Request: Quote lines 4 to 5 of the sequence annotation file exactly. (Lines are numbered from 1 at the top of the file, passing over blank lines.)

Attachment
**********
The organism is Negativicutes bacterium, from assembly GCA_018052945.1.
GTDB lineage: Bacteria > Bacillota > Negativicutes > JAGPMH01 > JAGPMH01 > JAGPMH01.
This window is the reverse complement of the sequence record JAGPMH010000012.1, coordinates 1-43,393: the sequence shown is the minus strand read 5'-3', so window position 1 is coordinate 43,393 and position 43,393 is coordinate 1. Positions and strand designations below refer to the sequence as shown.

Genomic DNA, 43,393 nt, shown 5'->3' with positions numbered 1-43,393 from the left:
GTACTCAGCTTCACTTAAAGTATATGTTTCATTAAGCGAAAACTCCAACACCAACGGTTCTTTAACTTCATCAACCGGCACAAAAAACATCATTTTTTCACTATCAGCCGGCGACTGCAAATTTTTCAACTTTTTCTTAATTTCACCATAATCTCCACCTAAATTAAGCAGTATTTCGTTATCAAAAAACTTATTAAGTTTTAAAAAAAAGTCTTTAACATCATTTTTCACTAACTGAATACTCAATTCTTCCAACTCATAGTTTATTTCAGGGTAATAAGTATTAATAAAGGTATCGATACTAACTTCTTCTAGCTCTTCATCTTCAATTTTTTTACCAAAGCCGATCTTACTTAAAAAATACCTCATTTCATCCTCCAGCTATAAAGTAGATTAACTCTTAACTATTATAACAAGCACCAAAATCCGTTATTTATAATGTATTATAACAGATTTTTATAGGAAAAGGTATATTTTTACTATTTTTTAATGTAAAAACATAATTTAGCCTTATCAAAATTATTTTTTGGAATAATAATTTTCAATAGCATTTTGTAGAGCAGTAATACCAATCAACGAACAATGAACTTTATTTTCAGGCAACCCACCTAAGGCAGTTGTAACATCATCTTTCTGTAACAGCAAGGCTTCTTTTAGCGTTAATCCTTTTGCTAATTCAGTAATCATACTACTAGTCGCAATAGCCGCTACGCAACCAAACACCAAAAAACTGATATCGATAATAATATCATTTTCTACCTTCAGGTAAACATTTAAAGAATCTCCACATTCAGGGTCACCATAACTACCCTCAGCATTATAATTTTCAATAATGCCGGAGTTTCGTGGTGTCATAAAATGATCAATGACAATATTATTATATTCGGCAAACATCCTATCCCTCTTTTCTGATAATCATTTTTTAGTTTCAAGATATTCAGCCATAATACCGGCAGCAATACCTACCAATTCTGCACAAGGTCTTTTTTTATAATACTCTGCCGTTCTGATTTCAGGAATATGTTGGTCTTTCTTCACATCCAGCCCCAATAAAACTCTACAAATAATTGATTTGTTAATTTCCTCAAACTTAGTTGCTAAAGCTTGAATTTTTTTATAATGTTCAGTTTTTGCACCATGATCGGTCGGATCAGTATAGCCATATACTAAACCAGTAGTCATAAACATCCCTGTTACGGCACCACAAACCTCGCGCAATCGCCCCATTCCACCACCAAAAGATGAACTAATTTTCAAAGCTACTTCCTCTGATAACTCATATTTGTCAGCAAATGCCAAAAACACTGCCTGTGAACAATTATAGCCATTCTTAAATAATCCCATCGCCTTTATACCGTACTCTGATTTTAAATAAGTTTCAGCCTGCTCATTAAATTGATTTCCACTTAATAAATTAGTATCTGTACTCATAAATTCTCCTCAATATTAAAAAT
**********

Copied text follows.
Genomic DNA, 43,393 nt, shown 5'->3' with positions numbered 1-43,393 from the left:
GTACTCAGCTTCACTTAAAGTATATGTTTCATTAAGCGAAAACTCCAACACCAACGGTTCTTTAACTTCATCAACCGGCACAAAAAACATCATTTTTTCACTATCAGCCGGCGACTGCAAATTTTTCAACTTTTTCTTAATTTCACCATAATCTCCACCTAAATTAAGCAGTATTTCGTTATCAAAAAACTTATTAAGTTTTAAAAAAAAGTCTTTAACATCATTTTTCACTAACTGAATACTCAATTCTTCCAACTCATAGTTTATTTCAGGGTAATAAGTATTAATAAAGGTATCGATACTAACTTCTTCTAGCTCTTCATCTTCAATTTTTTTACCAAAGCCGATCTTACTTAAAAAATACCTCATTTCATCCTCCAGCTATAAAGTAGATTAACTCTTAACTATTATAACAAGCACCAAAATCCGTTATTTATAATGTATTATAACAGATTTTTATAGGAAAAGGTATATTTTTACTATTTTTTAATGTAAAAACATAATTTAGCCTTATCAAAATTATTTTTTGGAATAATAATTTTCAATAGCATTTTGTAGAGCAGTAATACCAATCAACGAACAATGAACTTTATTTTCAGGCAACCCACCTAAGGCAGTTGTAACATCATCTTTCTGTAACAGCAAGGCTTCTTTTAGCGTTAATCCTTTTGCTAATTCAGTAATCATACTACTAGTCGCAATAGCCGCTACGCAACCAAACACCAAAAAACTGATATCGATAATAATATCATTTTCTACCTTCAGGTAAACATTTAAAGAATCTCCACATTCAGGGTCACCATAACTACCCTCAGCATTATAATTTTCAATAATGCCGGAGTTTCGTGGTGTCATAAAATGATCAATGACAATATTATTATATTCGGCAAACATCCTATCCCTCTTTTCTGATAATCATTTTTTAGTTTCAAGATATTCAGCCATAATACCGGCAGCAATACCTACCAATTCTGCACAAGGTCTTTTTTTATAATACTCTGCCGTTCTGATTTCAGGAATATGTTGGTCTTTCTTCACATCCAGCCCCAATAAAACTCTACAAATAATTGATTTGTTAATTTCCTCAAACTTAGTTGCTAAAGCTTGAATTTTTTTATAATGTTCAGTTTTTGCACCATGATCGGTCGGATCAGTATAGCCATATACTAAACCAGTAGTCATAAACATCCCTGTTACGGCACCACAAACCTCGCGCAATCGCCCCATTCCACCACCAAAAGATGAACTAATTTTCAAAGCTACTTCCTCTGATAACTCATATTTGTCAGCAAATGCCAAAAACACTGCCTGTGAACAATTATAGCCATTCTTAAATAATCCCATCGCCTTTATACCGTACTCTGATTTTAAATAAGTTTCAGCCTGCTCATTAAATTGATTTCCACTTAATAAATTAGTATCTGTACTCATAAATTCTCCTCAATATTAAAAAT